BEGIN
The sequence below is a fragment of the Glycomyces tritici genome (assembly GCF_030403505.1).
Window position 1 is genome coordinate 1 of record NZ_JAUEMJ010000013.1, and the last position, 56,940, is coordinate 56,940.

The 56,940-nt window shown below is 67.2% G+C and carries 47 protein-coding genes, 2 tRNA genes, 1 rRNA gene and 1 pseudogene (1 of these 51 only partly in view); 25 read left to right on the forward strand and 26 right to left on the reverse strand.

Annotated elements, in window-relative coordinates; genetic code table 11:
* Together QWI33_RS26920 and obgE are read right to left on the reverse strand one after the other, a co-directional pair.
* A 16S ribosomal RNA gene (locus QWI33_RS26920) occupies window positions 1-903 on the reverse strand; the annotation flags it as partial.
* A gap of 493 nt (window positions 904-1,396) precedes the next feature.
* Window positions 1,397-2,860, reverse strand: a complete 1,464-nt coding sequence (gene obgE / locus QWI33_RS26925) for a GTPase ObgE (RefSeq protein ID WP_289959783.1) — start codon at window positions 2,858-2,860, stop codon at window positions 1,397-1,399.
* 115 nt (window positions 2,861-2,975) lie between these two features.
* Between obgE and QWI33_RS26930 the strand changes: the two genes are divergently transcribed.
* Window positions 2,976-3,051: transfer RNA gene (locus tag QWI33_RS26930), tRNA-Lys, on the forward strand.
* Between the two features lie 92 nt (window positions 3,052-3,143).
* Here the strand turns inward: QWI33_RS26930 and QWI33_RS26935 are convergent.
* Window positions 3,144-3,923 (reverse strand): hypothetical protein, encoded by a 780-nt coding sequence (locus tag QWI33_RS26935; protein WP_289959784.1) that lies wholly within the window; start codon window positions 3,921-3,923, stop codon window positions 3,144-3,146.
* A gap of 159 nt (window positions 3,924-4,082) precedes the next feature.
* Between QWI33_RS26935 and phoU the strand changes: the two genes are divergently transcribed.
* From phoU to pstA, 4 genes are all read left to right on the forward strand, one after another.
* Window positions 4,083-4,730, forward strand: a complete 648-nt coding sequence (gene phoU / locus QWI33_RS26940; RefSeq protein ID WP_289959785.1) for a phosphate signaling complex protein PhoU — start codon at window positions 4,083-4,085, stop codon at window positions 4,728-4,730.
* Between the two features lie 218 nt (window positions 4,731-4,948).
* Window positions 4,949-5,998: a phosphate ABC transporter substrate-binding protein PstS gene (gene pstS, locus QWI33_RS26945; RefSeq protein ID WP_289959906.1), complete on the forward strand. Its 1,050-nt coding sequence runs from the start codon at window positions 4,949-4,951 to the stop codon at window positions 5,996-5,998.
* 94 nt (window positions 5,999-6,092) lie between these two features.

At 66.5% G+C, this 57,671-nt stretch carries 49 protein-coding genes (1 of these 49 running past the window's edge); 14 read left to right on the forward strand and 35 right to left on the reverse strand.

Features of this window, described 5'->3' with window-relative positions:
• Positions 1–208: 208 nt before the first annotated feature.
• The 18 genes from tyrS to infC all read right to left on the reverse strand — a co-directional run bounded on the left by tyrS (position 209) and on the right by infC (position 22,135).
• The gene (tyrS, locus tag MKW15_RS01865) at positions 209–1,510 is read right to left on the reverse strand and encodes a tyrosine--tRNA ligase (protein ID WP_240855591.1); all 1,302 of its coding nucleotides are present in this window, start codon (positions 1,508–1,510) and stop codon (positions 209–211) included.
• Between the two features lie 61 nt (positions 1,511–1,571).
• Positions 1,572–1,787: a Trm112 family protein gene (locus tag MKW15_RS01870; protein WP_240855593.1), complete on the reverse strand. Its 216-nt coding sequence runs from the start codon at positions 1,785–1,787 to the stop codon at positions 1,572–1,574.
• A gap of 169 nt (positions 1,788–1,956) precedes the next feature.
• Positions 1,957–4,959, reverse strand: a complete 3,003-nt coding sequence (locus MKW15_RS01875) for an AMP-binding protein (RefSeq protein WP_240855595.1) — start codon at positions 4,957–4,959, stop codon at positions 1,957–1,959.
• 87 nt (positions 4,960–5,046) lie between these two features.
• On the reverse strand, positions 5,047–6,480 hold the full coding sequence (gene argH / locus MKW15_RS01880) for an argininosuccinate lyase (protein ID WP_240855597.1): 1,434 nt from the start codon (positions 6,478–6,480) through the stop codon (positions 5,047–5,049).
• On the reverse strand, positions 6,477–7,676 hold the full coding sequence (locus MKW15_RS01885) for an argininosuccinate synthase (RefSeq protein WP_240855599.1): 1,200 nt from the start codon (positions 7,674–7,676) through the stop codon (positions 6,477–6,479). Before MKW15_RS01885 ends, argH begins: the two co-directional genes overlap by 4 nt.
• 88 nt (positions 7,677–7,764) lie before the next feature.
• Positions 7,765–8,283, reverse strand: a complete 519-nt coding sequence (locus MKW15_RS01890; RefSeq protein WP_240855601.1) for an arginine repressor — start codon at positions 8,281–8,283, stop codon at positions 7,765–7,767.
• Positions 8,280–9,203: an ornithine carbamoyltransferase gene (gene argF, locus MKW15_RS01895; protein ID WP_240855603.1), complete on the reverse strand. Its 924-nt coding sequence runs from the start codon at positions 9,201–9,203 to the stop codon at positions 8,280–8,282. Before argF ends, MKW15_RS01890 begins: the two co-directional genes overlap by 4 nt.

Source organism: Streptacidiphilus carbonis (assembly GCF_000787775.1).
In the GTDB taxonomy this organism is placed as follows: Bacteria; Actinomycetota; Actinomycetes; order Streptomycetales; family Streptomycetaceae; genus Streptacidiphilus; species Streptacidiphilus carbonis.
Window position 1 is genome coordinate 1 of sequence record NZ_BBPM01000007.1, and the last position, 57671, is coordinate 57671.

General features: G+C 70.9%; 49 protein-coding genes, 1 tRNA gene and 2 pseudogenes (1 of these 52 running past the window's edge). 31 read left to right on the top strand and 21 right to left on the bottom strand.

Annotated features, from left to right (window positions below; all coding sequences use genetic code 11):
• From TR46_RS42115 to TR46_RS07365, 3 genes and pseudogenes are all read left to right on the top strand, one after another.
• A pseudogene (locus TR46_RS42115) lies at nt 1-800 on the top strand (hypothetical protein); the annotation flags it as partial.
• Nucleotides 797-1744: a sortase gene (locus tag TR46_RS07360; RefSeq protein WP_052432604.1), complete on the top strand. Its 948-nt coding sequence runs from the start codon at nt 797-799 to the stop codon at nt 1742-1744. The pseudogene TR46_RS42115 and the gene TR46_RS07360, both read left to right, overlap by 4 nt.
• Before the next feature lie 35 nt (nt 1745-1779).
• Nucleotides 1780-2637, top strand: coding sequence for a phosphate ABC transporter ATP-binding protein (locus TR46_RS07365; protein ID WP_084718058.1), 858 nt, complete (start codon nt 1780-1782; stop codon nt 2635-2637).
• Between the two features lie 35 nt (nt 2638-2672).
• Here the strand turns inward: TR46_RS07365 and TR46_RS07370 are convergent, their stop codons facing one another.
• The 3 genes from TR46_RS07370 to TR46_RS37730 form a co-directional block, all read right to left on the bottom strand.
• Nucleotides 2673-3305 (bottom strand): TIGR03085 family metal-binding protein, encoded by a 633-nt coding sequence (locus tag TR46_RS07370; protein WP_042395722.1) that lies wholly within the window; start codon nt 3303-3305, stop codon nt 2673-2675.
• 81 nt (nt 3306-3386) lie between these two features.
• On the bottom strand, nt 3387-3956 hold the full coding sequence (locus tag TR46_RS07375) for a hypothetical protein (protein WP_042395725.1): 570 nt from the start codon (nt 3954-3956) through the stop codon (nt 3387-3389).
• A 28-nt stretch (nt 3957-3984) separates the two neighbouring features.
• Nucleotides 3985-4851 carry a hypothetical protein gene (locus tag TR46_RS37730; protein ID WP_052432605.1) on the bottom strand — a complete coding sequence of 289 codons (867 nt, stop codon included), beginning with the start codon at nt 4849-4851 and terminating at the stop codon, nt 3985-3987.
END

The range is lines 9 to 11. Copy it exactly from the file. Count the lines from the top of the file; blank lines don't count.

* 115 nt (window positions 2,861-2,975) lie between these two features.
* Between obgE and QWI33_RS26930 the strand changes: the two genes are divergently transcribed.
* Window positions 2,976-3,051: transfer RNA gene (locus tag QWI33_RS26930), tRNA-Lys, on the forward strand.